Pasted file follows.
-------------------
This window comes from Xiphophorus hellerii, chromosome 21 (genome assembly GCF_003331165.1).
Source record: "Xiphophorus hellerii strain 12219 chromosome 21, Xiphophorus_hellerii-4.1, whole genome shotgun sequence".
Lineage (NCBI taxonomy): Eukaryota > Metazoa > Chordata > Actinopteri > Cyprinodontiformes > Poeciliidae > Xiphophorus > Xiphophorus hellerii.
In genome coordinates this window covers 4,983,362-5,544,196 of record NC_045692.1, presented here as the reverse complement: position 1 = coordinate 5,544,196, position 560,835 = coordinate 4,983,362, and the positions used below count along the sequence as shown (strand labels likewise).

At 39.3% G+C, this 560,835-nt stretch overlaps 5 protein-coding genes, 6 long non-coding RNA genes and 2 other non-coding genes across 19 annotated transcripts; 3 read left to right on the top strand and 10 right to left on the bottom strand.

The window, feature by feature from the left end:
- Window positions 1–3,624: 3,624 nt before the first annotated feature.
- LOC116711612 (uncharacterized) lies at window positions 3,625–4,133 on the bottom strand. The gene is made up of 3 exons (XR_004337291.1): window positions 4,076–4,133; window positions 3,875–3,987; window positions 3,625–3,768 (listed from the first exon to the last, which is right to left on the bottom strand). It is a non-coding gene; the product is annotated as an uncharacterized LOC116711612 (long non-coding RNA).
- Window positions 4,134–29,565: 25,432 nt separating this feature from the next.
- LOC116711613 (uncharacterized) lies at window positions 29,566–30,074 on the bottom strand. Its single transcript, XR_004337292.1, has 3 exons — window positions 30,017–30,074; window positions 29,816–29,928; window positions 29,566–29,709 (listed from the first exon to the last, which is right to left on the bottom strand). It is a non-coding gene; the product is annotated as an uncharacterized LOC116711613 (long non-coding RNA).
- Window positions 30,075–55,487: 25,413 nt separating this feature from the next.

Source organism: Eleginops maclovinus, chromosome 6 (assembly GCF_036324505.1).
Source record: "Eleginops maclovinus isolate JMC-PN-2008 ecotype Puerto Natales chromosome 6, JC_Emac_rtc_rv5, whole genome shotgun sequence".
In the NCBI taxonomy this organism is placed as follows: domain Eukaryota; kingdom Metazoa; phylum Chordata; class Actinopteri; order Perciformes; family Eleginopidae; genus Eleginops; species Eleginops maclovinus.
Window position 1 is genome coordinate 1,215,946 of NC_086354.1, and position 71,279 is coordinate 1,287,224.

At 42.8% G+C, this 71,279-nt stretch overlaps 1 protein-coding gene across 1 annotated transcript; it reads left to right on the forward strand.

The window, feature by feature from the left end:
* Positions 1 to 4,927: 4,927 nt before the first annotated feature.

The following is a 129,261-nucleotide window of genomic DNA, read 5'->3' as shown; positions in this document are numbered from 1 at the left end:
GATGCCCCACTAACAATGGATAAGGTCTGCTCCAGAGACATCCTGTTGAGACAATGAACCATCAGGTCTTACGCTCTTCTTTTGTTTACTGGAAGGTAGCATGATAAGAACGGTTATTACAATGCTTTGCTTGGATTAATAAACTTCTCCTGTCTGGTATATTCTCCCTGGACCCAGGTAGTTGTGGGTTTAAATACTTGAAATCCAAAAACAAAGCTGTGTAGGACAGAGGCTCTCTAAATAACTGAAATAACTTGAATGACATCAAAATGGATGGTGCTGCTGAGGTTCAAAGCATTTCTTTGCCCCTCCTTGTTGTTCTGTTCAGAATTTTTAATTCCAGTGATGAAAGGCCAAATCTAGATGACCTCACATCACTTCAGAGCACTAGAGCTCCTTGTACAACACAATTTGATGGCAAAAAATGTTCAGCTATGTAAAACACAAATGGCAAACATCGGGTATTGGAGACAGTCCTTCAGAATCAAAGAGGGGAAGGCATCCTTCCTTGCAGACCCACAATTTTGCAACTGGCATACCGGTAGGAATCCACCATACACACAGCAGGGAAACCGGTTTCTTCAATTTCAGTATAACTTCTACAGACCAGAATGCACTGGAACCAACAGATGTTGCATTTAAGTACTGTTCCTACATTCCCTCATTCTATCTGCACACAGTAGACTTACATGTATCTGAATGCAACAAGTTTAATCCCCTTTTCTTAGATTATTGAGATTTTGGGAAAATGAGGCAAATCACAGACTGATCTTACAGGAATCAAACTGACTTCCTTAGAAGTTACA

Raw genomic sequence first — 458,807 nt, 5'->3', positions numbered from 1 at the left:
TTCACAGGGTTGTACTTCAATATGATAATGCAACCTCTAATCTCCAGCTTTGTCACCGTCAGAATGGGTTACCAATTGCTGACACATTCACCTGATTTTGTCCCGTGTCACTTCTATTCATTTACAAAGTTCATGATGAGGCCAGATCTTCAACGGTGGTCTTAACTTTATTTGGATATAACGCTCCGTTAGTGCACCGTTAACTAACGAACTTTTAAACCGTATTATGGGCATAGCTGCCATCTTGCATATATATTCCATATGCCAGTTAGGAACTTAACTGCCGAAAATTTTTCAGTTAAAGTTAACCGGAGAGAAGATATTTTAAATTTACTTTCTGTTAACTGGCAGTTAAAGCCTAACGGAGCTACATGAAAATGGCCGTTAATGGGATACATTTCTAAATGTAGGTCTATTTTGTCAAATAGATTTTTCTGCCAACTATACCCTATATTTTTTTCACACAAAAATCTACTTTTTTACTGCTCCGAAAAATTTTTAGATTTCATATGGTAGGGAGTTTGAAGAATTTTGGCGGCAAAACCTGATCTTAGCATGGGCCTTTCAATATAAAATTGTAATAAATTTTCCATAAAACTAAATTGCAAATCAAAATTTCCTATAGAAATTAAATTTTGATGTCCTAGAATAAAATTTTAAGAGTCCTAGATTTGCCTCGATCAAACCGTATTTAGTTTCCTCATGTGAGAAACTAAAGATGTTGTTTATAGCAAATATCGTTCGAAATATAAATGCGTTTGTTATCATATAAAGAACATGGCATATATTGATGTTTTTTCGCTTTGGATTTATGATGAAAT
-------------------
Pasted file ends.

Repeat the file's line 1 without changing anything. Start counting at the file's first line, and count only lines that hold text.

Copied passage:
This window comes from Xiphophorus hellerii, chromosome 21 (genome assembly GCF_003331165.1).